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quoting a rate per word for editing/proofreading assignments
Thread poster: Susana Galilea
Susana Galilea  Identity Verified
United States
Local time: 20:31
English to Spanish
+ ...
Dec 8, 2003

Dear all,

I would like to know whether there are any handy tricks to figure out per word rates that would correspond to existing per hour rates for editing/proofreading assignments. I generally charge by the hour for reviewing projects, but every now and then a client will insist on being quoted by the word instead, and at the very least I would like to have an idea of what a comparable rate would be. Also, would such rates be per source or target word? (In case this is relevant, my translation rates are based on the target wordcount.)

Thanks a million for any tips or advice.

Cheers,

Susana Galilea
Accredited Translator, EUTI
sgalilea@ispwest.com
www.accentonspanish.com


[Edited at 2003-12-08 07:37]


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Oleg Rudavin  Identity Verified
Ukraine
Local time: 04:31
Member (2003)
English to Ukrainian
+ ...
From my own experience Dec 8, 2003

Some client when asssigning proofreading give also the expected time for completing it - some three pages per hour (1,000 words)seems to be the average expectancy (amendable depending on the translation quality). Hence, if you basically charge $XX per hour, divide your hourly rate by 1,000 and you'll come up with the per word rate.

Cheers,
Oleg


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Andrea Ali  Identity Verified
Argentina
Local time: 22:31
Member (2003)
English to Spanish
+ ...
Maybe Dec 8, 2003

you could charge one third of your translation rate (per word). But ask for a sample first! Just in case you have to retranslate the whole thing. You never know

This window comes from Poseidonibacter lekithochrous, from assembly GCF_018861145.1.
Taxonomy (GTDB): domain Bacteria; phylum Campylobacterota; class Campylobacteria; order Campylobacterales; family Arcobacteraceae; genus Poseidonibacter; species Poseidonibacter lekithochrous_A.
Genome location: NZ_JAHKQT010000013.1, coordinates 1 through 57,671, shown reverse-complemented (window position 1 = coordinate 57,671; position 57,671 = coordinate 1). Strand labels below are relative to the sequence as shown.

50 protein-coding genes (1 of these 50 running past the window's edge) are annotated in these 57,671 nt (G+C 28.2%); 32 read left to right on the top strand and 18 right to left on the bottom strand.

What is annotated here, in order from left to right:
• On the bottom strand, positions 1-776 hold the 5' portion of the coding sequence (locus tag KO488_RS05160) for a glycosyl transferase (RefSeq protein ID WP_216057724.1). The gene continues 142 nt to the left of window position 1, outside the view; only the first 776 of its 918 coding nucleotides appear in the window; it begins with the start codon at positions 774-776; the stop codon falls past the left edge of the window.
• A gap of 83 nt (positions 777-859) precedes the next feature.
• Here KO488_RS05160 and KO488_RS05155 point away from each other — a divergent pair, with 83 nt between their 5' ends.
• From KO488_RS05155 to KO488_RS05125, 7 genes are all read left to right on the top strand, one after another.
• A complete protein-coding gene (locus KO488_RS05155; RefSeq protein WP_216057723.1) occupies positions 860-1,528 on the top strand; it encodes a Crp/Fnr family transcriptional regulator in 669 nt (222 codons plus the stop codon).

Good luck, Susy!

Andrea


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Doru Voin  Identity Verified
Romania
Local time: 04:31
English to Romanian
+ ...
Re-translate vs review Dec 8, 2003

Andrea Ali wrote:
But ask for a sample first! Just in case you have to retranslate the whole thing. You never know


Andrea,
I have one small note on your retranslating "fear". The 1.000 words/hour mentioned above does apply indeed, but only for good translations. In case the review process is for a translation of doubtful quality, my advice is to contact immediately the agency, explain the situation (with some relevant examples) and reduce accordingly the number of words per hour to be reviewed, i.e. to 500 words/hour. From my experience, assuming a good translation agency will accept your explanations, it will reduce accordingly the translator's fee.

Regards from Bucharest,
Doru Voin


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Susana Galilea  Identity Verified
United States
Local time: 20:31
English to Spanish
+ ...
TOPIC STARTER
clarification Dec 8, 2003

Doru Voin wrote:
The 1.000 words/hour mentioned above does apply indeed, but only for good translations.


Yes, I agree. On the other hand, "cold" proofreading would go much faster than that.

I forgot to mention it is my policy to apply different hourly rates whether the assignment entails proofreading only, basic editing or extensive editing/rewriting. I would like to come up with 3 comparable per word rates. Any opinions regarding the "source vs. target" issue?